I remember the first time I had gnocchi. A girl I was friends with (who is hella Italian) brought some her mom made over to me. I was IN LOVE. I’d never even heard of this beautiful potato deliciousness. Her and I had lost touch for a few years and when we re-connected, I told her how much I missed her moms gnocchi… Turns out it was a package I could have just bought in the pasta aisle. Whodathunk? I made gnocchi from scratch for the first time a few years back and it’s easier than I thought – but this was the first time I was making it with potatoes. I think I’d use a blender to make the potatoes SUPER creamy next time because I definitely had some chunks here. I remember being just annoyed and hungry so that could have been the issue too. I also made them a little bigger than I should have but they were still tasty! Definitely very basic recipe but good to have up my sleeve. This one I also couldn’t find, interestingly enough… so here you go.

RECIPE
1lb yellow potatoes
1 cup all-purpose flour
1 egg, beaten
5 tablespoons butter
1 clove garlic, crushed and finely chopped
6 tablespoons grated Parmesan cheese
salt and pepper, to taste
pinch of nutmeg

Preheat the oven to 375 degrees (F). Bake the potatoes in the preheated oven until you can squeeze with your hands. Set aside briefly to cool to a temperature where you can handle them. Cut each potato in half, scoop out the insides into a bowl and mash. Scatter most of the flour onto a clean work surface, make a well in the center and drop the mashed potatoes into the well. Add the beaten egg and gently combine all the ingredients to form a dough. Cut the mixture in half and roll into long ropes of dough, then cut these into 1 inch pieces to create small dumplings. Place these on a baking sheet or cutting board sprinkled with flour and indent the tops using a fork (they can be frozen at this point for later use). Bring a pan of salted water to boil. Drop the gnocchi in and remove them with a slotted spoon when they start to float to the surface – this will only take about 1 minute. While the gnocchi cook, melt the butter in a pan with the garlic. Place the cooked gnocchi in individual serving dishes. Toss with melted butter (after removing garlic) and sprinkle over the grated Parmesan. Season with salt and pepper to taste and finish with nutmeg.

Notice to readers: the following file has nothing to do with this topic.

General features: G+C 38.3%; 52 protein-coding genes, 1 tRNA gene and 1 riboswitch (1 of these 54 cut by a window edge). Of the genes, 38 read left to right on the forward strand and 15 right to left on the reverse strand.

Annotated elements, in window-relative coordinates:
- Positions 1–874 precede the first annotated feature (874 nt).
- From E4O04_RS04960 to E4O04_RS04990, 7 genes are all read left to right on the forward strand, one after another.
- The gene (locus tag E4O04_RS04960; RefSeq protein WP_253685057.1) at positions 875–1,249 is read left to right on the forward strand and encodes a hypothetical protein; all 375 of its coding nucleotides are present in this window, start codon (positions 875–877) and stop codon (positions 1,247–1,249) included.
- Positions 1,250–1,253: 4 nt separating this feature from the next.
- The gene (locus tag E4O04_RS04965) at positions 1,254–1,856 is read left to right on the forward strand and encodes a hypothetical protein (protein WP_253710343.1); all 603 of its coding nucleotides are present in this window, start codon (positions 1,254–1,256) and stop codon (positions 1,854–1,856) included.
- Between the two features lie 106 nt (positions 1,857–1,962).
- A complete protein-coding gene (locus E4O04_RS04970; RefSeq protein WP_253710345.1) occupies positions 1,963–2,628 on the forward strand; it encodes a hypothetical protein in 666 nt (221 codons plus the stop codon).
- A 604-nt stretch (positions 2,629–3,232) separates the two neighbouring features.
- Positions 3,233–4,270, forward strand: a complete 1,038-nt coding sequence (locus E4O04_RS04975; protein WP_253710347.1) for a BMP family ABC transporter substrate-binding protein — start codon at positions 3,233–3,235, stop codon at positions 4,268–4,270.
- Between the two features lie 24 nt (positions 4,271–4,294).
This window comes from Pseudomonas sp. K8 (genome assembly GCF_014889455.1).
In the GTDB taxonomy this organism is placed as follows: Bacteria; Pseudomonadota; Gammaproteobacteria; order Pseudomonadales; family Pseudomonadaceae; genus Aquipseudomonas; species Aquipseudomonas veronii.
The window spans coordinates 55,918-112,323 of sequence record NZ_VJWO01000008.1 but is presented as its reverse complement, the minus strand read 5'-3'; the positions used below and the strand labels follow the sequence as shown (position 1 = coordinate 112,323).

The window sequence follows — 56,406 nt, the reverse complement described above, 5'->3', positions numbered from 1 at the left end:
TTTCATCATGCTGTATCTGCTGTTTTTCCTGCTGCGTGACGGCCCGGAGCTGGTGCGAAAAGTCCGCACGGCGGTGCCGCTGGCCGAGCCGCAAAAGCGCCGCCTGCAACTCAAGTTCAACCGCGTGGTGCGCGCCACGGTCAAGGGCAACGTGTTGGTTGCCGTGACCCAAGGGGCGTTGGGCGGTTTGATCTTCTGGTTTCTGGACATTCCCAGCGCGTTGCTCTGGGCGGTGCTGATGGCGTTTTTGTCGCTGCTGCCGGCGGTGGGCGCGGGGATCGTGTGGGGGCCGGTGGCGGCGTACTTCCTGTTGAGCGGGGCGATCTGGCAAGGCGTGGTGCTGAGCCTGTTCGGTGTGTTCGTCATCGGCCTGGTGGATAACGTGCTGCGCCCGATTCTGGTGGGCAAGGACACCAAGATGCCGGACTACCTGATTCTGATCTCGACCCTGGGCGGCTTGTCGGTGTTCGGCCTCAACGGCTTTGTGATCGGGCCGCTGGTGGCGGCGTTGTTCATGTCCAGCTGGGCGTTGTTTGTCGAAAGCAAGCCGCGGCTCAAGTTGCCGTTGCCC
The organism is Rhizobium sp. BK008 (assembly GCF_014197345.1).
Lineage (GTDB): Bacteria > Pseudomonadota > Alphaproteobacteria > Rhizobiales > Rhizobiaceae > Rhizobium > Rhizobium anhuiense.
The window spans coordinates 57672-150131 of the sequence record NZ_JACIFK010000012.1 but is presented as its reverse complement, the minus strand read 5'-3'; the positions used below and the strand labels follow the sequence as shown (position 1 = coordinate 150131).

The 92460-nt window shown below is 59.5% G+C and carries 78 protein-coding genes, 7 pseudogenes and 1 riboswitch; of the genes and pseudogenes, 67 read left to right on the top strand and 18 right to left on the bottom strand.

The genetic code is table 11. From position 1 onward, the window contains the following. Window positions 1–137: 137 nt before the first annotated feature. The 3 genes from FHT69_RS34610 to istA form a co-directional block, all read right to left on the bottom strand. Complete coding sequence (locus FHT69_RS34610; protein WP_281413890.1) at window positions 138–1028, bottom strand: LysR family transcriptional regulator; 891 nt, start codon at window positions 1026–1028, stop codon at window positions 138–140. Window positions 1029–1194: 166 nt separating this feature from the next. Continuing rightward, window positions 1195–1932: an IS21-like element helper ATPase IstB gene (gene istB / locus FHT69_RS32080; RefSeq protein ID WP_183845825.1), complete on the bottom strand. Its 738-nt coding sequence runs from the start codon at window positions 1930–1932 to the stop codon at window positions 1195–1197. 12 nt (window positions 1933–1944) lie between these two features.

Were there any here that you’d make?